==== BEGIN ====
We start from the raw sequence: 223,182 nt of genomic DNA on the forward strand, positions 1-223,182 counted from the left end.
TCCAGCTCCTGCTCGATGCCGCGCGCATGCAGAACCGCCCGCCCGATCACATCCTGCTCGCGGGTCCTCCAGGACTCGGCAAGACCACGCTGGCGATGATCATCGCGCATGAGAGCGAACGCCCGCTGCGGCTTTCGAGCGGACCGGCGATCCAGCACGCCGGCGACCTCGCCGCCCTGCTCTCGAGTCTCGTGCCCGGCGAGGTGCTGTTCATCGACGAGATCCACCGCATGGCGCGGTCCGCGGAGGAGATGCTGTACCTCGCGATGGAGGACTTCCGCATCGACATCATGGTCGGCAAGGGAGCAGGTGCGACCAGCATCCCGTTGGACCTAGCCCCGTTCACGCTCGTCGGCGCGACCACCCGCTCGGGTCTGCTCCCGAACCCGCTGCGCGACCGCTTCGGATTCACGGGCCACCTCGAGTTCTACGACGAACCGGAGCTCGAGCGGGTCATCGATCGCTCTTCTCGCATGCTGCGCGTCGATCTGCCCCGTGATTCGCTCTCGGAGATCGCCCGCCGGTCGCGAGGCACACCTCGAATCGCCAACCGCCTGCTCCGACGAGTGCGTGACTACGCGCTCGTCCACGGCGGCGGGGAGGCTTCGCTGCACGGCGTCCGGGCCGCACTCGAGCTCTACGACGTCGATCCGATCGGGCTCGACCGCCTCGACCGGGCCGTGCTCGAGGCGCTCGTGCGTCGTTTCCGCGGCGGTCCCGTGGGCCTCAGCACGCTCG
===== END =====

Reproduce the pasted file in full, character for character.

We start from the raw sequence: 223,182 nt of genomic DNA on the forward strand, positions 1-223,182 counted from the left end.
TCCAGCTCCTGCTCGATGCCGCGCGCATGCAGAACCGCCCGCCCGATCACATCCTGCTCGCGGGTCCTCCAGGACTCGGCAAGACCACGCTGGCGATGATCATCGCGCATGAGAGCGAACGCCCGCTGCGGCTTTCGAGCGGACCGGCGATCCAGCACGCCGGCGACCTCGCCGCCCTGCTCTCGAGTCTCGTGCCCGGCGAGGTGCTGTTCATCGACGAGATCCACCGCATGGCGCGGTCCGCGGAGGAGATGCTGTACCTCGCGATGGAGGACTTCCGCATCGACATCATGGTCGGCAAGGGAGCAGGTGCGACCAGCATCCCGTTGGACCTAGCCCCGTTCACGCTCGTCGGCGCGACCACCCGCTCGGGTCTGCTCCCGAACCCGCTGCGCGACCGCTTCGGATTCACGGGCCACCTCGAGTTCTACGACGAACCGGAGCTCGAGCGGGTCATCGATCGCTCTTCTCGCATGCTGCGCGTCGATCTGCCCCGTGATTCGCTCTCGGAGATCGCCCGCCGGTCGCGAGGCACACCTCGAATCGCCAACCGCCTGCTCCGACGAGTGCGTGACTACGCGCTCGTCCACGGCGGCGGGGAGGCTTCGCTGCACGGCGTCCGGGCCGCACTCGAGCTCTACGACGTCGATCCGATCGGGCTCGACCGCCTCGACCGGGCCGTGCTCGAGGCGCTCGTGCGTCGTTTCCGCGGCGGTCCCGTGGGCCTCAGCACGCTCG